Heritage gaps on the radar

By Tristan Davies

Across the city, gaps in heritage studies have seen a number of character-filled and historic buildings face the wrecking ball.

Melbourne Heritage Action (MHA) recently lodged objections to the demolition of The Theosophical building on Russell St, which has also been home to Lewis Music, one of the city’s oldest small businesses, which was established in 1963.

Built in 1923 as a motor showroom and refurbished in 1975 for the Theosophicals, the 1970s-era ground floor and lecture halls are quite intact alongside the 1920s facade, making it not only a layering of architectural styles worth saving, but also an important base for social uses – offering moderate rent for social enterprises and alternative health organisations.

Meanwhile in Little Bourke St, both Melbourne House at 360 and Chart House at 372 are facing full and partial demolition respectively. Melbourne House, a modest 1920s office building, may not be significant on its own, but it plays a coherent part in the intact pre-war streetscape.

Interestingly, it was one of the few buildings in the block left out of upcoming heritage protection in Lovell Chen’s study of the Hardware Lane precinct.  Sadly, this means there may be little standing in the way of its demolition.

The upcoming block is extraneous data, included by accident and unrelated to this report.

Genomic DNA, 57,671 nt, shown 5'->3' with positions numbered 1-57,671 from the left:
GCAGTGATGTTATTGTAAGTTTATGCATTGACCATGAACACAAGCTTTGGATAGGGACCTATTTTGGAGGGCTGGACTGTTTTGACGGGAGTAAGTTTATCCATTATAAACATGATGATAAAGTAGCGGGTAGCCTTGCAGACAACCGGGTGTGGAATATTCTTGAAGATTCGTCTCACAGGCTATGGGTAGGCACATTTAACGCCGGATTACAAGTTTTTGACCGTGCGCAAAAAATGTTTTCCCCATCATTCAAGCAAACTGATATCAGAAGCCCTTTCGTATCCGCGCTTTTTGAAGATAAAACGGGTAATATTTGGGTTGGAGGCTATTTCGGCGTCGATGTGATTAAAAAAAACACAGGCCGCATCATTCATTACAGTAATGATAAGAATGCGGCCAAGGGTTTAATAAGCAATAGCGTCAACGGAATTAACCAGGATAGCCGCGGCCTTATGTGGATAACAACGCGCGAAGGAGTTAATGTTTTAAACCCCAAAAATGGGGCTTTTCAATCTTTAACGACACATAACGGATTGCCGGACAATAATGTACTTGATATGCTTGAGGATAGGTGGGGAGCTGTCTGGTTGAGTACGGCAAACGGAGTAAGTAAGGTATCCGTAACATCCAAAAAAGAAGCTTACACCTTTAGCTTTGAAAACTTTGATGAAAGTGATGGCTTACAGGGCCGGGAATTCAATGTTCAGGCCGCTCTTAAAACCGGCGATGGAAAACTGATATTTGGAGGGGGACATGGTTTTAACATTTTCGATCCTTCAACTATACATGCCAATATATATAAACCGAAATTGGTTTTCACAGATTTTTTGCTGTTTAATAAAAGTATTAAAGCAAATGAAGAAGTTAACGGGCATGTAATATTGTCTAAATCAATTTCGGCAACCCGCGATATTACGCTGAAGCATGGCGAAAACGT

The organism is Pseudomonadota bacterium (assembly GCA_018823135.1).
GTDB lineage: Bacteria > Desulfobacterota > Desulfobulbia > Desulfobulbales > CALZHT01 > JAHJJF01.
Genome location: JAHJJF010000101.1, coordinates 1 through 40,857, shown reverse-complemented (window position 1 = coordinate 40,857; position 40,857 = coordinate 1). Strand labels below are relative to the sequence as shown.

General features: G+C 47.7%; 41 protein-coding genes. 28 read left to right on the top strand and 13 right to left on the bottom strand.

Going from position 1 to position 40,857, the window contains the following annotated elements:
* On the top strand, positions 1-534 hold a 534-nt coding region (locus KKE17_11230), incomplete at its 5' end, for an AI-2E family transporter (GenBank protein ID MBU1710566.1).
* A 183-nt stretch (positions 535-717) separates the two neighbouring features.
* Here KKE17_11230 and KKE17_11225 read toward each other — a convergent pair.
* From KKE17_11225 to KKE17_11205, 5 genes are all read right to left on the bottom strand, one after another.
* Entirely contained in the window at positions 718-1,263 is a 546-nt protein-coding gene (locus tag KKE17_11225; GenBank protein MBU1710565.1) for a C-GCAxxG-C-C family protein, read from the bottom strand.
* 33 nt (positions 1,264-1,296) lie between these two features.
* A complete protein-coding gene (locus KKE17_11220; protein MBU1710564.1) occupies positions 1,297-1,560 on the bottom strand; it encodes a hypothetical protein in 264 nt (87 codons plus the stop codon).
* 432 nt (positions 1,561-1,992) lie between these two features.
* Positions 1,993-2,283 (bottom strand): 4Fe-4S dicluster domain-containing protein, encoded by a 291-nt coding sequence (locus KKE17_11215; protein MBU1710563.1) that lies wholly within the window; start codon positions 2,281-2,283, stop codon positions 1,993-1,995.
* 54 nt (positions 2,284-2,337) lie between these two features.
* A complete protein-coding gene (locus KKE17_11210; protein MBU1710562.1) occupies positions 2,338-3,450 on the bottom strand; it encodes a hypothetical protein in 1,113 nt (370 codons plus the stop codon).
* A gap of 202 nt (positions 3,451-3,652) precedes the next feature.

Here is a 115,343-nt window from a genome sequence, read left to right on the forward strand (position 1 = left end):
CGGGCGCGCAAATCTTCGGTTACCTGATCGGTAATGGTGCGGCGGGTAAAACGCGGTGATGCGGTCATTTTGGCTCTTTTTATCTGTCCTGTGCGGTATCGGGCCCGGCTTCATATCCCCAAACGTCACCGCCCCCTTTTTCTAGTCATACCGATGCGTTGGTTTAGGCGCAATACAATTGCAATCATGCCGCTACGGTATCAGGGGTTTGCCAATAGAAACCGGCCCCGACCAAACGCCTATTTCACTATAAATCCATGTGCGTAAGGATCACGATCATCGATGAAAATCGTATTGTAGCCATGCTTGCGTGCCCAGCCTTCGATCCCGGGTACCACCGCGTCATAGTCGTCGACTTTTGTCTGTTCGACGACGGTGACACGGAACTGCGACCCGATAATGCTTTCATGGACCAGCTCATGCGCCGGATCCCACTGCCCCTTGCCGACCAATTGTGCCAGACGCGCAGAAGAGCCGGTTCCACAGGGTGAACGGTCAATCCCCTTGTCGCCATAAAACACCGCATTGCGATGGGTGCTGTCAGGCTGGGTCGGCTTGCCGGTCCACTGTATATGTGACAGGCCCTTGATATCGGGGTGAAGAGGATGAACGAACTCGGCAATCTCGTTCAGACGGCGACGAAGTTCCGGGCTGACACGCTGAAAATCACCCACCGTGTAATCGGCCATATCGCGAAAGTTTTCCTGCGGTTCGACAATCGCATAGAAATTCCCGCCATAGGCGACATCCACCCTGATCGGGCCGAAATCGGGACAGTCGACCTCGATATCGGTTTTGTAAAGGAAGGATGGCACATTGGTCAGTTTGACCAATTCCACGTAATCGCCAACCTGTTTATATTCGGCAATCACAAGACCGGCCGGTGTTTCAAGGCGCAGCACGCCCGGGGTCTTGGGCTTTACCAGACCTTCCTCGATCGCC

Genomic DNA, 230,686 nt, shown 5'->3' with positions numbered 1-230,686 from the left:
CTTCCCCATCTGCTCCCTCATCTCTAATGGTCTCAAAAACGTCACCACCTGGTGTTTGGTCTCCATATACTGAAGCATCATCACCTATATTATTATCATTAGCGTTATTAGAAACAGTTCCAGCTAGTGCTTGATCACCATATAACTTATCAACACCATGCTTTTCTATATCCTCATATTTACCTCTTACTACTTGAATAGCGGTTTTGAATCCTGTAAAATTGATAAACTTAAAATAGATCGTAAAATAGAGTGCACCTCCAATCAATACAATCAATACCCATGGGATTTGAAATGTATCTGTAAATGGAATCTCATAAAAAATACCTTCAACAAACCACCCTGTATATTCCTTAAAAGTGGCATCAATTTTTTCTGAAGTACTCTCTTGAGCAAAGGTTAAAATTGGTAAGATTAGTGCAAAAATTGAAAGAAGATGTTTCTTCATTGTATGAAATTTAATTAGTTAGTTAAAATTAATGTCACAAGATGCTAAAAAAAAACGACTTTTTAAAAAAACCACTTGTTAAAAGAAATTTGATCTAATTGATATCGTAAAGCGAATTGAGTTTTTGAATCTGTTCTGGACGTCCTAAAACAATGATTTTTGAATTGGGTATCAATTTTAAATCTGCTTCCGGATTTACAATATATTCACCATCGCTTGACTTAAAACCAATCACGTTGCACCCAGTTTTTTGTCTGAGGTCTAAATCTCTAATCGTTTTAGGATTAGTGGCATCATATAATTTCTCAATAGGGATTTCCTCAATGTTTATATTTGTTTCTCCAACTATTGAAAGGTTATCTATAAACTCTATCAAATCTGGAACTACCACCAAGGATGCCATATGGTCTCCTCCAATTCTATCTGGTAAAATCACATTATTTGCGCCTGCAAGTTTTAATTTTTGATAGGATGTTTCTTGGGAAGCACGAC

We also believe that Chart House is important as a rare example of war construction in Melbourne with a fusion of moderne style into post-war modernism. It is also notable that it was built in 1942 for John Donne Maps Sellers, another historic Melbourne business.

Finally, the proposed “revitilsation” of the Walk Arcade into a luxury hotel and upmarket shops is of much concern, as the current proposal would not only see facadism on all sides of some significant buildings such as Diamond House, but also the complete demoliton of one inter-war warehouse on little Collins St that also provides half the blank canvas for Union Lane – one of the few legal street art lanes in the city that gives upcoming street artists a safe place to experiment.

The proposal would replace this wall with entrances to upmarket shops and glass frontages, surely not a good outcome for an iconically grungy Melbourne lane.

If you want to object to any of the above demolitions, find more about them all on our website melbourneheritage.org.au

Laneway management is shambolic

Laneway management is shambolic

July 27th, 2022 - Adrian Doyle
Ashley Davies

Ashley Davies

July 27th, 2022 - Chris Mineral
Like us on Facebook